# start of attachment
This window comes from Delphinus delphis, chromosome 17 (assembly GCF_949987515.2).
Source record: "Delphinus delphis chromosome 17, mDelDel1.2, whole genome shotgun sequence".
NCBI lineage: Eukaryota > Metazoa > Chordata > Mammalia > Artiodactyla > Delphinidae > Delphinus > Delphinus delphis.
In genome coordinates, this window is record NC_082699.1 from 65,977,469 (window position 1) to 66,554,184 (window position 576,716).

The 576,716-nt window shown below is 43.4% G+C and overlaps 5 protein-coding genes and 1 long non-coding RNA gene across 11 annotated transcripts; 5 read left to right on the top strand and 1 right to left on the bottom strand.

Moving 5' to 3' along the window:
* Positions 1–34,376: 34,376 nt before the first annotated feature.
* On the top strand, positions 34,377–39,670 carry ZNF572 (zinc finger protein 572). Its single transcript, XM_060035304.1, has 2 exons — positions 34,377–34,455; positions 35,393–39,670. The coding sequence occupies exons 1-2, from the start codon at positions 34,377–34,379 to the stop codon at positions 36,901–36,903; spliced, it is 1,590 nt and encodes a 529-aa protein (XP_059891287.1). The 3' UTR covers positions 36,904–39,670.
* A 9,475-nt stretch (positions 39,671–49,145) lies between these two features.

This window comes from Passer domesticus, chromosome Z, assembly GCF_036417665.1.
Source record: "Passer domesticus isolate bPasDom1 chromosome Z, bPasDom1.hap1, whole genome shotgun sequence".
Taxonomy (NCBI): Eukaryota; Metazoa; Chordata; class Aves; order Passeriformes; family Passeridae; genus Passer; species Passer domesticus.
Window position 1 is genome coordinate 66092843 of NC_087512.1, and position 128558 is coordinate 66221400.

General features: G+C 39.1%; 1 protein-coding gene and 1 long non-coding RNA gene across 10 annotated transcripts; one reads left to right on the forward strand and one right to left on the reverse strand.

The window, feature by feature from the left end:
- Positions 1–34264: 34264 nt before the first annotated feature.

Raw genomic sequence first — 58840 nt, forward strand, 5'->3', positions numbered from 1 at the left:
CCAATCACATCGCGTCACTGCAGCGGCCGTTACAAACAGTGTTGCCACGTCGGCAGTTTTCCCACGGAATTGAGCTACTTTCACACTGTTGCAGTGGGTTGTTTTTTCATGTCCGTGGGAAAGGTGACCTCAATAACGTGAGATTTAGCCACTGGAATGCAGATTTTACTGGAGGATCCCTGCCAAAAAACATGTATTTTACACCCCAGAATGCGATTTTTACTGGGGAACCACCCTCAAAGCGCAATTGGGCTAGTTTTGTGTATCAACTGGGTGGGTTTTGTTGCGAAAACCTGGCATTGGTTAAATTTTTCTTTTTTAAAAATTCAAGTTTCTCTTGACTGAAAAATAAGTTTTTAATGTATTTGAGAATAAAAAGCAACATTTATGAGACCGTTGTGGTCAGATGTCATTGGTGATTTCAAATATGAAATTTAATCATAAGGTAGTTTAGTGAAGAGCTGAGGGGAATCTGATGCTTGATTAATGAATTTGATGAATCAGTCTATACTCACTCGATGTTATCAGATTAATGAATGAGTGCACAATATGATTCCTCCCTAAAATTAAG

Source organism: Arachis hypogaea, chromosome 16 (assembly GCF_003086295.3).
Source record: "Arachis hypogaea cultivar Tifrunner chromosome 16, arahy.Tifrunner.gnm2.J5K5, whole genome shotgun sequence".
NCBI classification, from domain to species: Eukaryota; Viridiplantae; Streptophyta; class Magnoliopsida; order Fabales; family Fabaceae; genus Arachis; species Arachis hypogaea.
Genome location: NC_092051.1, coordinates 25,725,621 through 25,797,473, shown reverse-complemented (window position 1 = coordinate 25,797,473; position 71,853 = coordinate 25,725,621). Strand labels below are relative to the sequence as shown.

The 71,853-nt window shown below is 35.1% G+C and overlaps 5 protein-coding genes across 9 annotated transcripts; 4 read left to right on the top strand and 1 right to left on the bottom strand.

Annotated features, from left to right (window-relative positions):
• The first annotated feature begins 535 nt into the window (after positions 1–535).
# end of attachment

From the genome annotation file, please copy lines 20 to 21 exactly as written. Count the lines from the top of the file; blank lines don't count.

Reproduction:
Source record: "Arachis hypogaea cultivar Tifrunner chromosome 16, arahy.Tifrunner.gnm2.J5K5, whole genome shotgun sequence".
NCBI classification, from domain to species: Eukaryota; Viridiplantae; Streptophyta; class Magnoliopsida; order Fabales; family Fabaceae; genus Arachis; species Arachis hypogaea.